April 8-30, 2011

Oh Wisconsin!

by Mike Orlock

Sovereign state of the lactose tolerant,
Wheelwright of brick and cheddar cheese!
They tell me you are beautifully bovine and I believe them,
for I have seen your livestock tempt young farm boys with udder impunity;
They tell me you are poetry pasteurized and I say, yes, that is true
for your maidens are blessed with unusually creamy complexions.
And having answered so, I turn to those who sneer at our state
and its new governor, whose thinning pate and slender shoulders
and blank expression have made him fodder for late night comedians,
and I answer for my adopted home with lowing voice
and belching protest,
    Show me another state whose public employees can
    be stripped of their collective bargaining rights
    with the stroke of a pen,
    show me a state who would gladly sell itself
    to Koch Industries for the promise of a trifling
    campaign donation;
Gentle as a cow chewing its cud with quizzical bewilderment,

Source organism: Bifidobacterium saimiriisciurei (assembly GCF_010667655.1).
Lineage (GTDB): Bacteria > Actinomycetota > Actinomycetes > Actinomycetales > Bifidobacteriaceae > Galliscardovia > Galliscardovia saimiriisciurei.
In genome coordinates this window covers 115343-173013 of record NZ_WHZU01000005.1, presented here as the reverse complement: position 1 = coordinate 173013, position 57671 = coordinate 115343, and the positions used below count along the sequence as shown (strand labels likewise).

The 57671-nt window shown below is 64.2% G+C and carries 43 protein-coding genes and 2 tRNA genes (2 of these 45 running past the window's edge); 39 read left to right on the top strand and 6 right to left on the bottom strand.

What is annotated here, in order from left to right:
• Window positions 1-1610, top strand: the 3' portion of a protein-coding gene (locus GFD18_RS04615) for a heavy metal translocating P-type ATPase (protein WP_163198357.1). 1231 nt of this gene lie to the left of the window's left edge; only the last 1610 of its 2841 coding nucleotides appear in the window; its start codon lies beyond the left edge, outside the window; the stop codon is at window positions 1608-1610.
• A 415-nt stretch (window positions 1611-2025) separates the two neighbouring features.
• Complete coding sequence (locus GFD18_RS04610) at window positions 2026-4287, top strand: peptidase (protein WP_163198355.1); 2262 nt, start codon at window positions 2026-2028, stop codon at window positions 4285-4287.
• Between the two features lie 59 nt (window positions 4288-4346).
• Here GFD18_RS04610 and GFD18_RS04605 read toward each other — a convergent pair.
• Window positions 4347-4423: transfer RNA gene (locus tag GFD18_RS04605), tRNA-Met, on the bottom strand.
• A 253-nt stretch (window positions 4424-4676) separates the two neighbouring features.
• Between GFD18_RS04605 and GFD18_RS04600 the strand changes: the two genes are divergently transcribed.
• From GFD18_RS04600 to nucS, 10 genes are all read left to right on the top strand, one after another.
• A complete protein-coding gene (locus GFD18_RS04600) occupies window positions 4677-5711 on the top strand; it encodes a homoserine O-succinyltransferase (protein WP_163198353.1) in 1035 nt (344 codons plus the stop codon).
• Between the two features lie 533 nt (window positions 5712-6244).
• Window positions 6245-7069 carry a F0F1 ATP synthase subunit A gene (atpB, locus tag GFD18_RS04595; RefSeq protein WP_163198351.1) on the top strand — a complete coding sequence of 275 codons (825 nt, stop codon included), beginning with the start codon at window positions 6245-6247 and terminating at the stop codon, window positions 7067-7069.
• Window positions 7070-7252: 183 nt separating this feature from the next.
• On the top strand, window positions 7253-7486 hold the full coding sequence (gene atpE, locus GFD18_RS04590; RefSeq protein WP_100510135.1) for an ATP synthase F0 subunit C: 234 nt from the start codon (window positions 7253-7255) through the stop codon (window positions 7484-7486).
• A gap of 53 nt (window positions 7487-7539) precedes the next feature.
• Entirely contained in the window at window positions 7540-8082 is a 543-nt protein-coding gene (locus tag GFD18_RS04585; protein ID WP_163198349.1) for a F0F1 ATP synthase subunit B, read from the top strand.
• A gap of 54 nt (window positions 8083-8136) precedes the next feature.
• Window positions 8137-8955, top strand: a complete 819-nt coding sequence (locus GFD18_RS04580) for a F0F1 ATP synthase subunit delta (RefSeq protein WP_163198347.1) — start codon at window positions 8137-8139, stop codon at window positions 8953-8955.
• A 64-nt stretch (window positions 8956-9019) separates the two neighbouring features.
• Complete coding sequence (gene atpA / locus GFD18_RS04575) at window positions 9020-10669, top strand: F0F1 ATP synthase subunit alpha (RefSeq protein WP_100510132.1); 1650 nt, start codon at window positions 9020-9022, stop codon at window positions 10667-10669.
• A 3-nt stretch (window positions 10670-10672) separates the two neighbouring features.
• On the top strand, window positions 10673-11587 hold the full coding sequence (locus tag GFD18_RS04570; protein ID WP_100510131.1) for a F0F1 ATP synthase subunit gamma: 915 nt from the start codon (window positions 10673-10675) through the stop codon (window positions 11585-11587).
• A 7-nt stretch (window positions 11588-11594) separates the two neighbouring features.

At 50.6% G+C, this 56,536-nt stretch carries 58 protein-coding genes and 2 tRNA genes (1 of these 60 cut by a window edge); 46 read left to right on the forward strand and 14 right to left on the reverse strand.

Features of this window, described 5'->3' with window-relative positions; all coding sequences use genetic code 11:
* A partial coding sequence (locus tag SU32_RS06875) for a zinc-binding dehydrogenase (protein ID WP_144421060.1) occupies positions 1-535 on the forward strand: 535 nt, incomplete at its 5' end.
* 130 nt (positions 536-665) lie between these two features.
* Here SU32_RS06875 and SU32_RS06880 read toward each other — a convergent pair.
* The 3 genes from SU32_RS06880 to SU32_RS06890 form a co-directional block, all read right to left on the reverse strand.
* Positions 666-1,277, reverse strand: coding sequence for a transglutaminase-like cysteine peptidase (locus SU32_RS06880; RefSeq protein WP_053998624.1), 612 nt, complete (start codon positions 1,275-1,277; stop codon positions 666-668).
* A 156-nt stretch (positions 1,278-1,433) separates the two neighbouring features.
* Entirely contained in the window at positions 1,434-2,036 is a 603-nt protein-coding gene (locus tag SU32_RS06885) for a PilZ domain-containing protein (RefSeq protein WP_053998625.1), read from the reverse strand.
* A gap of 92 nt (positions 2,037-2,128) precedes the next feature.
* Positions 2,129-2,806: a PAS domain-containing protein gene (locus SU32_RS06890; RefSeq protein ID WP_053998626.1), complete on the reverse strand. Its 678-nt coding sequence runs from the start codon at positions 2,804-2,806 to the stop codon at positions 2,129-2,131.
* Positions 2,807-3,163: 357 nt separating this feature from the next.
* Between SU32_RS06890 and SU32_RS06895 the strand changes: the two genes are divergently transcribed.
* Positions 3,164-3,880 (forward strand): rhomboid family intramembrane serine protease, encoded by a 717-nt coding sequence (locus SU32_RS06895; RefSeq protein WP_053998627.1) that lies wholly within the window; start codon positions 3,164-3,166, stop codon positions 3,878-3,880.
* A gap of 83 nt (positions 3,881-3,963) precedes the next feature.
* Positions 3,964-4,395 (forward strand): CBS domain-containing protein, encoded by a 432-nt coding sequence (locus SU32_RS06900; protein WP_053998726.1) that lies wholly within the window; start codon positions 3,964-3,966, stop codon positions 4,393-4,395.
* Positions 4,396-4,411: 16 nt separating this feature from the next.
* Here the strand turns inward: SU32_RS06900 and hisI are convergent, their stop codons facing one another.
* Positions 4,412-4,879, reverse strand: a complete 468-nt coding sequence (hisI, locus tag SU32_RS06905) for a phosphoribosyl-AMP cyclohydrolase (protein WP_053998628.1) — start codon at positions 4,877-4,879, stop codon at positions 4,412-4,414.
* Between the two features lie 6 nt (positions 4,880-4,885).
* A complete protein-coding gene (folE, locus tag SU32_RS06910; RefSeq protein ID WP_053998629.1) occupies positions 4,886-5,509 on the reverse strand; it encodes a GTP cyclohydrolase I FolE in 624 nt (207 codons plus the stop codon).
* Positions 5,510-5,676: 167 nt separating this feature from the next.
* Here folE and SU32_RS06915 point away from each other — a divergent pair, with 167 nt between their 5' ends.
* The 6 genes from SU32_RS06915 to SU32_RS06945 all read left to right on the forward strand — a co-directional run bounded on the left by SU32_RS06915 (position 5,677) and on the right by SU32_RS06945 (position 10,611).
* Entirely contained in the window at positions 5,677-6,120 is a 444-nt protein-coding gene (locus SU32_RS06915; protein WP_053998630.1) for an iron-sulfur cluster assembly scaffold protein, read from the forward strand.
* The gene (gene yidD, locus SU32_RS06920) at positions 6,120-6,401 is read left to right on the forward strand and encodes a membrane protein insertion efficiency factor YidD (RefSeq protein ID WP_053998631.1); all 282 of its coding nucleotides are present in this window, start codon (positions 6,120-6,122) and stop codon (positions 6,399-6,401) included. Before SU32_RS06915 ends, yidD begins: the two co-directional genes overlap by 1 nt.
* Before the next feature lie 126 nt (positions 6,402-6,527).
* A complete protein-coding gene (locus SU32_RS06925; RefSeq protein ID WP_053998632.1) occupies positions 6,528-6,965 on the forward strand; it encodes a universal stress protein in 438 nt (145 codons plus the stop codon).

Helpless as a calf against the machinery of neo-conservativism,
    Easily manipulated,
    Calling, voting, recalling,
Marching through the Capitol with banners lifted high in protest,
Voices united in anger and revulsion,
Shouting to be heard, shouting the hoarse, raw-throated cry
of people herded like cattle come to the realization, perhaps too late,
that the new farmer has other plans for them than the dream of dairy.

Mike Orlock is a retired English and Social Studies teacher who, with his wife of 36 years, splits time between Sturgeon Bay and the Chicago suburbs.

How sexy are you?

by Ros Nelson

We hoped for the melt but it was too sudden.
The forest yielding its cover of snow
took us by surprise and we were unwilling 
voyeurs of exposed, fallen limbs  
and defenseless patches of wet earth.

Like picking up a magazine and finding that someone
had filled out the quiz, "How sexy are you?"
And you know that person
and you can never tell them that you also know
their score.
So we hoped again, this time for spring 
to hurry, to rush in with leaves
and cover it all back up again,
to ease our discomfort.   

Nightfall offered a softer view.
One lamp in the front room spilled
generous pools of light outside